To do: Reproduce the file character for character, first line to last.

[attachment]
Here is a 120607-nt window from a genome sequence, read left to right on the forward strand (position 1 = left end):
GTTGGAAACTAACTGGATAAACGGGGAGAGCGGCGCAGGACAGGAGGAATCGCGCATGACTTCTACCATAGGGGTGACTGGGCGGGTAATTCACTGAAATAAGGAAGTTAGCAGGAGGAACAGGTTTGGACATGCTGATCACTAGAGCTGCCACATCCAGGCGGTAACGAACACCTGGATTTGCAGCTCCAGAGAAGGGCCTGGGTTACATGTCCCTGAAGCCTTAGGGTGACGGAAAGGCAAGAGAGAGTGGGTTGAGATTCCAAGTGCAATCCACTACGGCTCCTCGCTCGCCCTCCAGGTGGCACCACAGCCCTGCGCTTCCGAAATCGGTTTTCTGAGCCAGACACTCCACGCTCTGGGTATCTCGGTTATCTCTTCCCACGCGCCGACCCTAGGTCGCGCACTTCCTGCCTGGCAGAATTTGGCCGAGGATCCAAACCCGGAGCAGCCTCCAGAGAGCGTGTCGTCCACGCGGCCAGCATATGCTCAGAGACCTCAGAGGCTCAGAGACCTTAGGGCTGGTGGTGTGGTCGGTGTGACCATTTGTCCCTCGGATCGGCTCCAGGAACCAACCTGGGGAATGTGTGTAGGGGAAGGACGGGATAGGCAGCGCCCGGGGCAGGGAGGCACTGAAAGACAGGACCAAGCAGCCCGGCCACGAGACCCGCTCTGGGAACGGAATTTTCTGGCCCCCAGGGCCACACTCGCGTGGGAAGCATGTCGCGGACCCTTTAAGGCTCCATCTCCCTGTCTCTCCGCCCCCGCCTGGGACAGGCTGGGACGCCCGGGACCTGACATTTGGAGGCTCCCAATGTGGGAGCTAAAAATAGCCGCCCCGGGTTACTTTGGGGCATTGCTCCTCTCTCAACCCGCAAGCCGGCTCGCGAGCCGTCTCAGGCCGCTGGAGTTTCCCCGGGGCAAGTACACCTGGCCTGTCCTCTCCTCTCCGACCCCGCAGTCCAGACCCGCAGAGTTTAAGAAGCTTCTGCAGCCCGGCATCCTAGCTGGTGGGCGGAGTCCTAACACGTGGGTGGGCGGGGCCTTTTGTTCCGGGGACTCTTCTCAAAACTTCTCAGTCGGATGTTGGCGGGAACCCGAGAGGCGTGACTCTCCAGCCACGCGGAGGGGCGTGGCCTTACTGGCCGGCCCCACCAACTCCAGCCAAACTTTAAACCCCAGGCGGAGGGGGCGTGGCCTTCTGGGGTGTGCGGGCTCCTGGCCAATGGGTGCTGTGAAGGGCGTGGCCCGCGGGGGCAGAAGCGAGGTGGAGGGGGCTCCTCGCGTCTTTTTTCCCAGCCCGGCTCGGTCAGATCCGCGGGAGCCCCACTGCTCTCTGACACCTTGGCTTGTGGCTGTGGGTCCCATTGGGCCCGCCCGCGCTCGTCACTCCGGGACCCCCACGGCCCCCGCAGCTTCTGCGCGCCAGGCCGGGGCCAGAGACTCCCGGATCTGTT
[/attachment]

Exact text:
Here is a 120607-nt window from a genome sequence, read left to right on the forward strand (position 1 = left end):
GTTGGAAACTAACTGGATAAACGGGGAGAGCGGCGCAGGACAGGAGGAATCGCGCATGACTTCTACCATAGGGGTGACTGGGCGGGTAATTCACTGAAATAAGGAAGTTAGCAGGAGGAACAGGTTTGGACATGCTGATCACTAGAGCTGCCACATCCAGGCGGTAACGAACACCTGGATTTGCAGCTCCAGAGAAGGGCCTGGGTTACATGTCCCTGAAGCCTTAGGGTGACGGAAAGGCAAGAGAGAGTGGGTTGAGATTCCAAGTGCAATCCACTACGGCTCCTCGCTCGCCCTCCAGGTGGCACCACAGCCCTGCGCTTCCGAAATCGGTTTTCTGAGCCAGACACTCCACGCTCTGGGTATCTCGGTTATCTCTTCCCACGCGCCGACCCTAGGTCGCGCACTTCCTGCCTGGCAGAATTTGGCCGAGGATCCAAACCCGGAGCAGCCTCCAGAGAGCGTGTCGTCCACGCGGCCAGCATATGCTCAGAGACCTCAGAGGCTCAGAGACCTTAGGGCTGGTGGTGTGGTCGGTGTGACCATTTGTCCCTCGGATCGGCTCCAGGAACCAACCTGGGGAATGTGTGTAGGGGAAGGACGGGATAGGCAGCGCCCGGGGCAGGGAGGCACTGAAAGACAGGACCAAGCAGCCCGGCCACGAGACCCGCTCTGGGAACGGAATTTTCTGGCCCCCAGGGCCACACTCGCGTGGGAAGCATGTCGCGGACCCTTTAAGGCTCCATCTCCCTGTCTCTCCGCCCCCGCCTGGGACAGGCTGGGACGCCCGGGACCTGACATTTGGAGGCTCCCAATGTGGGAGCTAAAAATAGCCGCCCCGGGTTACTTTGGGGCATTGCTCCTCTCTCAACCCGCAAGCCGGCTCGCGAGCCGTCTCAGGCCGCTGGAGTTTCCCCGGGGCAAGTACACCTGGCCTGTCCTCTCCTCTCCGACCCCGCAGTCCAGACCCGCAGAGTTTAAGAAGCTTCTGCAGCCCGGCATCCTAGCTGGTGGGCGGAGTCCTAACACGTGGGTGGGCGGGGCCTTTTGTTCCGGGGACTCTTCTCAAAACTTCTCAGTCGGATGTTGGCGGGAACCCGAGAGGCGTGACTCTCCAGCCACGCGGAGGGGCGTGGCCTTACTGGCCGGCCCCACCAACTCCAGCCAAACTTTAAACCCCAGGCGGAGGGGGCGTGGCCTTCTGGGGTGTGCGGGCTCCTGGCCAATGGGTGCTGTGAAGGGCGTGGCCCGCGGGGGCAGAAGCGAGGTGGAGGGGGCTCCTCGCGTCTTTTTTCCCAGCCCGGCTCGGTCAGATCCGCGGGAGCCCCACTGCTCTCTGACACCTTGGCTTGTGGCTGTGGGTCCCATTGGGCCCGCCCGCGCTCGTCACTCCGGGACCCCCACGGCCCCCGCAGCTTCTGCGCGCCAGGCCGGGGCCAGAGACTCCCGGATCTGTT